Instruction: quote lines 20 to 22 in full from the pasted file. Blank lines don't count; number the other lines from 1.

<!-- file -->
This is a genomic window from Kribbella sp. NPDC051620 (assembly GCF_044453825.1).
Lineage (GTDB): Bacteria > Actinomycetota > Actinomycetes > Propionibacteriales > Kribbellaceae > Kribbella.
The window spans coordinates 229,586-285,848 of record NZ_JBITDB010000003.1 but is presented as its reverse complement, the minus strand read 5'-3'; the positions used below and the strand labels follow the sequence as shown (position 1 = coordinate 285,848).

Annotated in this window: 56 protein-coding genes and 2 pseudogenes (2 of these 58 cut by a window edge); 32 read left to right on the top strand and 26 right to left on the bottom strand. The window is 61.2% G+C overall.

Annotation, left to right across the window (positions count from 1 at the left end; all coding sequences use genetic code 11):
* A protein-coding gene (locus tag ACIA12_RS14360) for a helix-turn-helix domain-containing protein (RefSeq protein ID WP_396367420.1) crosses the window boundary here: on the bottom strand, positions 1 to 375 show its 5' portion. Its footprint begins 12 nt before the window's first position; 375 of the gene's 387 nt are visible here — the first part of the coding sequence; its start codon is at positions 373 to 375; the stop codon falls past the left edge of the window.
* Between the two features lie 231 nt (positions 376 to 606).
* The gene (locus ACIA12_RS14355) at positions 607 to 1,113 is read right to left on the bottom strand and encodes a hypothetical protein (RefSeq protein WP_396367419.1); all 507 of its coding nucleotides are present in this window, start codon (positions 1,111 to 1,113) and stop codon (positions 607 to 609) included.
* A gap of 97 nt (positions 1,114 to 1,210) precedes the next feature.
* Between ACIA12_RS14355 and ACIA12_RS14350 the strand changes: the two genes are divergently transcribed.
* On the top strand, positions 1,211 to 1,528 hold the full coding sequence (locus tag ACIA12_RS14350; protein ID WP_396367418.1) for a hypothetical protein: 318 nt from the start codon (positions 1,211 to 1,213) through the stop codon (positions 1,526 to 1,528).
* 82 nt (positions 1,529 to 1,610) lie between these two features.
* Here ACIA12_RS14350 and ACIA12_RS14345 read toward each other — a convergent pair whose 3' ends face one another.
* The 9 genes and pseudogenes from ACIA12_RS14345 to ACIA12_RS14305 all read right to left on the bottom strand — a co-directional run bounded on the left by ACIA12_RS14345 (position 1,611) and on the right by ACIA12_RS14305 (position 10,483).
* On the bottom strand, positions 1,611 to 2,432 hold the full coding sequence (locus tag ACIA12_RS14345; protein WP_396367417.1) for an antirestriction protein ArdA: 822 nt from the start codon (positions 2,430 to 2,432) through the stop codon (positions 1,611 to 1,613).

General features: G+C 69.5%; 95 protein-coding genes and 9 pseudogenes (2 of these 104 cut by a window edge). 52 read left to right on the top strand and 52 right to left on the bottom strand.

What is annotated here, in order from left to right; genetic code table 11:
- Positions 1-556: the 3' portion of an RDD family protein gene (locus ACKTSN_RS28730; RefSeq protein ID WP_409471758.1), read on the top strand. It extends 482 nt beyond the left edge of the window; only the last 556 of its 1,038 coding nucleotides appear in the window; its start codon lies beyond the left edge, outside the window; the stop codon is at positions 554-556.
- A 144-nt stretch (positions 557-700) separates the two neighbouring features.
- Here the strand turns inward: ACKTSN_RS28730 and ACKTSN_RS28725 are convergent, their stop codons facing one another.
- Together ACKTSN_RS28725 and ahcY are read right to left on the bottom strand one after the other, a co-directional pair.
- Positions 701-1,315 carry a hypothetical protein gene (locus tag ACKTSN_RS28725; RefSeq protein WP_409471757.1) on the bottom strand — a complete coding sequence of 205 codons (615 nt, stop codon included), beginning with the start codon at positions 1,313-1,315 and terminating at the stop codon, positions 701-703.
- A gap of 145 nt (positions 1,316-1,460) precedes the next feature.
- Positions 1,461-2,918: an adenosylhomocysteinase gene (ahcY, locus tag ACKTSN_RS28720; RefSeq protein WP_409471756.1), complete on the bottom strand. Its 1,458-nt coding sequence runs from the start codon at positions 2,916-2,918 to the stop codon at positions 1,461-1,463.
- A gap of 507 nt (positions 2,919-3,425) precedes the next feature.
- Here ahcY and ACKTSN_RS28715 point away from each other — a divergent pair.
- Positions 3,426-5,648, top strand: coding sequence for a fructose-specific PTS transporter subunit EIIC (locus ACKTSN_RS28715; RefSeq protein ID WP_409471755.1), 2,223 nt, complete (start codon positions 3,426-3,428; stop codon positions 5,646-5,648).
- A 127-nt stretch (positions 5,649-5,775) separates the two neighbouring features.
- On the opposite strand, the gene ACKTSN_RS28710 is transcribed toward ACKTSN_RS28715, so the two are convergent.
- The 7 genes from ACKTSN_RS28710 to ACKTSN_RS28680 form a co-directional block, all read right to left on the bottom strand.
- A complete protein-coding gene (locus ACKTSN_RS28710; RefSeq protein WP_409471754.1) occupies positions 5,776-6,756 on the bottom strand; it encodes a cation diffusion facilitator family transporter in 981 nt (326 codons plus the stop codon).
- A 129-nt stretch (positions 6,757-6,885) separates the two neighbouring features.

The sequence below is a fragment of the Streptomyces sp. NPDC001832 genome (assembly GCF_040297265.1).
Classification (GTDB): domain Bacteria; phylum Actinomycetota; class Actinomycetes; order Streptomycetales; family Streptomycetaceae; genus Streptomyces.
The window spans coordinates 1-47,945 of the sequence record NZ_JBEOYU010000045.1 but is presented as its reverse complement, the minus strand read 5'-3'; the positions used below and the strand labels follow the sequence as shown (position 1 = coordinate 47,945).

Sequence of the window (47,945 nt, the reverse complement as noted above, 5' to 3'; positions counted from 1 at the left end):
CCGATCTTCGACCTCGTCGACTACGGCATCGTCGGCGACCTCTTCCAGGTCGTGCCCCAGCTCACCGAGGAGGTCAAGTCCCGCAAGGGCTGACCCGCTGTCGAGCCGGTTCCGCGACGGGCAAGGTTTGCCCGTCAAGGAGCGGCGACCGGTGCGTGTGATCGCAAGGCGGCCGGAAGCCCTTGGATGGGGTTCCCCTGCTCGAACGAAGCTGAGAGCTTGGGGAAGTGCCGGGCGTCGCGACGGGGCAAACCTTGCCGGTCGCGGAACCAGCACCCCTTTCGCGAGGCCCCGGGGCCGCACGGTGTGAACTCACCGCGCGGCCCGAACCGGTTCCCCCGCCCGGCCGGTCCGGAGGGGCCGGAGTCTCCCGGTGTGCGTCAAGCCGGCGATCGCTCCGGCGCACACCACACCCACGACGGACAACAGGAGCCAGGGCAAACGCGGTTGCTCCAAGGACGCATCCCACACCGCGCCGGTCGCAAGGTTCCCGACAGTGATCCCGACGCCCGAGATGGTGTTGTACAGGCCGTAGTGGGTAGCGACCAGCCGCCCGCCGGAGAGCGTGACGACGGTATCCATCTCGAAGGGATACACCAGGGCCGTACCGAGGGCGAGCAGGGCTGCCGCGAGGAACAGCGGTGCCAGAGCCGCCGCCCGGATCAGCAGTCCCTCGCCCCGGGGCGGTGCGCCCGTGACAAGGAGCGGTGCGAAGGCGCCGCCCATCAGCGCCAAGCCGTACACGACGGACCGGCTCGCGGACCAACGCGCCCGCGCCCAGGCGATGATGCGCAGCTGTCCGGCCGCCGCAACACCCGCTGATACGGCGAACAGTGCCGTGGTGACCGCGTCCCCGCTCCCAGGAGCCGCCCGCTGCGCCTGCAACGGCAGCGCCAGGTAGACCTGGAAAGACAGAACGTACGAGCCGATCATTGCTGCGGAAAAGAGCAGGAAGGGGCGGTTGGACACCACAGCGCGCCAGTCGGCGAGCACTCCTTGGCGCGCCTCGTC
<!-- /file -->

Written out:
- Here the strand turns inward: ACKTSN_RS28730 and ACKTSN_RS28725 are convergent, their stop codons facing one another.
- Together ACKTSN_RS28725 and ahcY are read right to left on the bottom strand one after the other, a co-directional pair.
- Positions 701-1,315 carry a hypothetical protein gene (locus tag ACKTSN_RS28725; RefSeq protein WP_409471757.1) on the bottom strand — a complete coding sequence of 205 codons (615 nt, stop codon included), beginning with the start codon at positions 1,313-1,315 and terminating at the stop codon, positions 701-703.